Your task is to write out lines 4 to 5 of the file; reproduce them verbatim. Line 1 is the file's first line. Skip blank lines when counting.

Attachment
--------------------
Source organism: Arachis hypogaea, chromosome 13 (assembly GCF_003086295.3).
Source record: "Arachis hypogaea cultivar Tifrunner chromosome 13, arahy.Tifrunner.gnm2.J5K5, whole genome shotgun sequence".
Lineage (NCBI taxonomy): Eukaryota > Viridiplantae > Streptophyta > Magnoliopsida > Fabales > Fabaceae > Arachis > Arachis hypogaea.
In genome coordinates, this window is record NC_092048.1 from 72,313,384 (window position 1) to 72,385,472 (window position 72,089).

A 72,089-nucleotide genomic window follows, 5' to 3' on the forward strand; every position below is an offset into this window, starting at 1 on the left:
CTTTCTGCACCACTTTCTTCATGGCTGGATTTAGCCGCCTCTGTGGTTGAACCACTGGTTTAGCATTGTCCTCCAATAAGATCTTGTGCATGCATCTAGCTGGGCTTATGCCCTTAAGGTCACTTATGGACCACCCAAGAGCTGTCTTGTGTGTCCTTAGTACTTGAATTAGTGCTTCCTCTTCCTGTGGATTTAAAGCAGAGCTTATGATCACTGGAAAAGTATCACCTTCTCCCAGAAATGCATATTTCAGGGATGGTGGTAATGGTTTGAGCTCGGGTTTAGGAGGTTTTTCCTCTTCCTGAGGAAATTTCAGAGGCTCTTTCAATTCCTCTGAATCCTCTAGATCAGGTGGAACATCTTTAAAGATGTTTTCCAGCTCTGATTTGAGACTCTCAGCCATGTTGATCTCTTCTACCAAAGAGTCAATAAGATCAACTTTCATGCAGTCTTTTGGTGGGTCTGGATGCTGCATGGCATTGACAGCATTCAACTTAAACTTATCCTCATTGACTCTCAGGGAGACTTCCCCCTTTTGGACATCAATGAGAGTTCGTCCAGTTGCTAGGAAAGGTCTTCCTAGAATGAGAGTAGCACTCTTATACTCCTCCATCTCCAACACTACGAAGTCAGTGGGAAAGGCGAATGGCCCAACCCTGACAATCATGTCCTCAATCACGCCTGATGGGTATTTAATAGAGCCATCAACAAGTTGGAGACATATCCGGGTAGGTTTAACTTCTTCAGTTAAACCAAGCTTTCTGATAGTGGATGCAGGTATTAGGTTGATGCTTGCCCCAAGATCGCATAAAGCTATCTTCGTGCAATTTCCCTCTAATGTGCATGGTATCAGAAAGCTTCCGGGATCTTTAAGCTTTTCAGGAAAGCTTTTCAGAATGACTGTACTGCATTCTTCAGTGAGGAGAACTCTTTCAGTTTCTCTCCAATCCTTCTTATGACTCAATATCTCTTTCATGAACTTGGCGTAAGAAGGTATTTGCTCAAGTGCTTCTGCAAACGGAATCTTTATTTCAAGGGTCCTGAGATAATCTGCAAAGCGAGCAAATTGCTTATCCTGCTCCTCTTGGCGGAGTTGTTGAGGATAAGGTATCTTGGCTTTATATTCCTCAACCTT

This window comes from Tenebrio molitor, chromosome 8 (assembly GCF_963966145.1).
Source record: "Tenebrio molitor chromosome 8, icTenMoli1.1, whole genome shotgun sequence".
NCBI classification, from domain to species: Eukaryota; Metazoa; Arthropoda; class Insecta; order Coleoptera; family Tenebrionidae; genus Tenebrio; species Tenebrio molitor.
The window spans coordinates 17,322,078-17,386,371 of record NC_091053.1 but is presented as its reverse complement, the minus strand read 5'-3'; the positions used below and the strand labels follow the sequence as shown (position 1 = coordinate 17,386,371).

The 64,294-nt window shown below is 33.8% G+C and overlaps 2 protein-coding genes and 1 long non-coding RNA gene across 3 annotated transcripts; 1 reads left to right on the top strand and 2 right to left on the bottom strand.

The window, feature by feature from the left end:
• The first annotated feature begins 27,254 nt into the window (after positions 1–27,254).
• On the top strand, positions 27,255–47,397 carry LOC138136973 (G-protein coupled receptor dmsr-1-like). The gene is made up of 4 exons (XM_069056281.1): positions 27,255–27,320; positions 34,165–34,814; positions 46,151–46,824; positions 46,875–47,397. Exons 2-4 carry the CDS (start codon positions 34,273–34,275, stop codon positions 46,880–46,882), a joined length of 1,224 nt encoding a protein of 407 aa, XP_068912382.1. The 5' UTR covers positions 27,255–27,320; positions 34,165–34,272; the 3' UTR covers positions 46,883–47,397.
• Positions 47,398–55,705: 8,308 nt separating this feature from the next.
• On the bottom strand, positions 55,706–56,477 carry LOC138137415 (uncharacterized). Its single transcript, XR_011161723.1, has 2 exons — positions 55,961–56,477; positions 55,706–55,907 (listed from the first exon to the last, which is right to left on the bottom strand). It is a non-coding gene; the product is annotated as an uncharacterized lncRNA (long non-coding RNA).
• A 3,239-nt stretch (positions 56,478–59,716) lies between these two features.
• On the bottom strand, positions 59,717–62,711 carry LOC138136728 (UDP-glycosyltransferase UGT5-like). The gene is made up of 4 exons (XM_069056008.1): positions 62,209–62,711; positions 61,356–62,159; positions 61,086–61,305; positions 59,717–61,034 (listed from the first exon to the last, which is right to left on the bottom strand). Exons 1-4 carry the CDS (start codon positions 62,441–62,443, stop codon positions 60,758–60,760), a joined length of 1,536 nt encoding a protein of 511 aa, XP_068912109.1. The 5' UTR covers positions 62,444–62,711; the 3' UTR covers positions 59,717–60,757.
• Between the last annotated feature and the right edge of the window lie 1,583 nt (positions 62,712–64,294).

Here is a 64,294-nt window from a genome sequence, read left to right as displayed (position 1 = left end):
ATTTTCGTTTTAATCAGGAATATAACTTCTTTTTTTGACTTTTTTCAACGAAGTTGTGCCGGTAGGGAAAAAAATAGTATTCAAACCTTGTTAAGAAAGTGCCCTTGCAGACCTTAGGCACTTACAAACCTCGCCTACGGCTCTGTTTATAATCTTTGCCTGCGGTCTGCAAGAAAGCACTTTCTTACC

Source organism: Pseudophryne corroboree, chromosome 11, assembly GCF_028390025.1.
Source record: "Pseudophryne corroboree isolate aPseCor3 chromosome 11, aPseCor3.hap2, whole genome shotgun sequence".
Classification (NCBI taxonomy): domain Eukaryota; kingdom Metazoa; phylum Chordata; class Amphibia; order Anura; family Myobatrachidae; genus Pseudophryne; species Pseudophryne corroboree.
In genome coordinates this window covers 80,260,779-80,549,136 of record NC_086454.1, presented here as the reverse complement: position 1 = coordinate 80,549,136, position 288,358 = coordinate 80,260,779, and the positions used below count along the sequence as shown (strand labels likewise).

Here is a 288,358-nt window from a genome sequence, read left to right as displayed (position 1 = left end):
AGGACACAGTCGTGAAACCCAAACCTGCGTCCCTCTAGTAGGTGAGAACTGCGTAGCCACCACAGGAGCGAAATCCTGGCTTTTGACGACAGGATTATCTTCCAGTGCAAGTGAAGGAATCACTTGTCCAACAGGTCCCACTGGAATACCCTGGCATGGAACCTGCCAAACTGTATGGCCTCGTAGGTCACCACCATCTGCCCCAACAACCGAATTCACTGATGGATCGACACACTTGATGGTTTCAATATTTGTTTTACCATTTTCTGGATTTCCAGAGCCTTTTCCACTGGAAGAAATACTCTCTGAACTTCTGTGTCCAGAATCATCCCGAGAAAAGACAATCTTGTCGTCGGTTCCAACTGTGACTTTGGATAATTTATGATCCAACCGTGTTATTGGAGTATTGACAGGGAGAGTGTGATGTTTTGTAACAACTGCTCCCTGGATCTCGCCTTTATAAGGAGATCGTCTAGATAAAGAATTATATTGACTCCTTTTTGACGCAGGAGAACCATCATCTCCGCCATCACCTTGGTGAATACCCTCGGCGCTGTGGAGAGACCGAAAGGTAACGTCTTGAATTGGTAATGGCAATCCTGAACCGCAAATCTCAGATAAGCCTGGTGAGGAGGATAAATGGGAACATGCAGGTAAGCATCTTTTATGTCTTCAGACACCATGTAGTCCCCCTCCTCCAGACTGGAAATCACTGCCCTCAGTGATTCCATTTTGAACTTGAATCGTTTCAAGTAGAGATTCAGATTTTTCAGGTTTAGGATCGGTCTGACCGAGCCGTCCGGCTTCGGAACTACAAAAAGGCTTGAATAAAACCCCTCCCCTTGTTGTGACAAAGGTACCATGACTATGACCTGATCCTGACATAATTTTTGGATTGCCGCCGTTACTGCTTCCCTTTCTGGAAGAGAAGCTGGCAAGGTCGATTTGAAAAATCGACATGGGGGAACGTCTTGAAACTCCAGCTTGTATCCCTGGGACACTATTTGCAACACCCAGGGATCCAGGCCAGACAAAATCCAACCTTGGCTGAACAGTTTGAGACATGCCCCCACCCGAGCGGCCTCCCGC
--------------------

In genome coordinates, this window is record NC_092048.1 from 72,313,384 (window position 1) to 72,385,472 (window position 72,089).

A 72,089-nucleotide genomic window follows, 5' to 3' on the forward strand; every position below is an offset into this window, starting at 1 on the left: